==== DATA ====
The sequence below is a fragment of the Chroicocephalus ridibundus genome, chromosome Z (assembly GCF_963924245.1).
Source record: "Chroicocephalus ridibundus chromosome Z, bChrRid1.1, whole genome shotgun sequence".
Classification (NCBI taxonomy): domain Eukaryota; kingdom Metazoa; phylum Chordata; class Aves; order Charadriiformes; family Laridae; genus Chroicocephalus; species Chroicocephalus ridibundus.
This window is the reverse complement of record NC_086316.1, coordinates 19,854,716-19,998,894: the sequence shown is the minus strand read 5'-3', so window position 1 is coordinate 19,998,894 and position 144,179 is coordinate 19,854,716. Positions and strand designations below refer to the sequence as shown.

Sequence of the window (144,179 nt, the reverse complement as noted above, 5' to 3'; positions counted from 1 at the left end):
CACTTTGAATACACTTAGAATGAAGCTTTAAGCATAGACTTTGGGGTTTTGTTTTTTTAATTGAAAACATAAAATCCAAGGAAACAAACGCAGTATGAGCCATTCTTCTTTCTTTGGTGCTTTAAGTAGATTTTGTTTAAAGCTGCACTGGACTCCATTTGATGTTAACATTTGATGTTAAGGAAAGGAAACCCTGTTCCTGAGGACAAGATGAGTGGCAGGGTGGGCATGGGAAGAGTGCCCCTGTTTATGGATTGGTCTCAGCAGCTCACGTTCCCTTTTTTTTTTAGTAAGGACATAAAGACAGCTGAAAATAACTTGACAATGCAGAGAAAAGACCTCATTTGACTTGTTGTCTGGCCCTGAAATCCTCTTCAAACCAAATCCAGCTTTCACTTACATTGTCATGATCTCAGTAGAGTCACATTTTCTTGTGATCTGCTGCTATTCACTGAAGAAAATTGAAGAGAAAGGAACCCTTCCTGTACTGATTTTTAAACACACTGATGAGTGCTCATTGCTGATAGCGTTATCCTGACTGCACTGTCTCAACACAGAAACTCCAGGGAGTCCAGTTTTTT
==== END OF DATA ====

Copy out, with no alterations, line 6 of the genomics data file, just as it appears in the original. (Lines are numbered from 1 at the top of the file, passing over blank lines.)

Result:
CACTTTGAATACACTTAGAATGAAGCTTTAAGCATAGACTTTGGGGTTTTGTTTTTTTAATTGAAAACATAAAATCCAAGGAAACAAACGCAGTATGAGCCATTCTTCTTTCTTTGGTGCTTTAAGTAGATTTTGTTTAAAGCTGCACTGGACTCCATTTGATGTTAACATTTGATGTTAAGGAAAGGAAACCCTGTTCCTGAGGACAAGATGAGTGGCAGGGTGGGCATGGGAAGAGTGCCCCTGTTTATGGATTGGTCTCAGCAGCTCACGTTCCCTTTTTTTTTTAGTAAGGACATAAAGACAGCTGAAAATAACTTGACAATGCAGAGAAAAGACCTCATTTGACTTGTTGTCTGGCCCTGAAATCCTCTTCAAACCAAATCCAGCTTTCACTTACATTGTCATGATCTCAGTAGAGTCACATTTTCTTGTGATCTGCTGCTATTCACTGAAGAAAATTGAAGAGAAAGGAACCCTTCCTGTACTGATTTTTAAACACACTGATGAGTGCTCATTGCTGATAGCGTTATCCTGACTGCACTGTCTCAACACAGAAACTCCAGGGAGTCCAGTTTTTT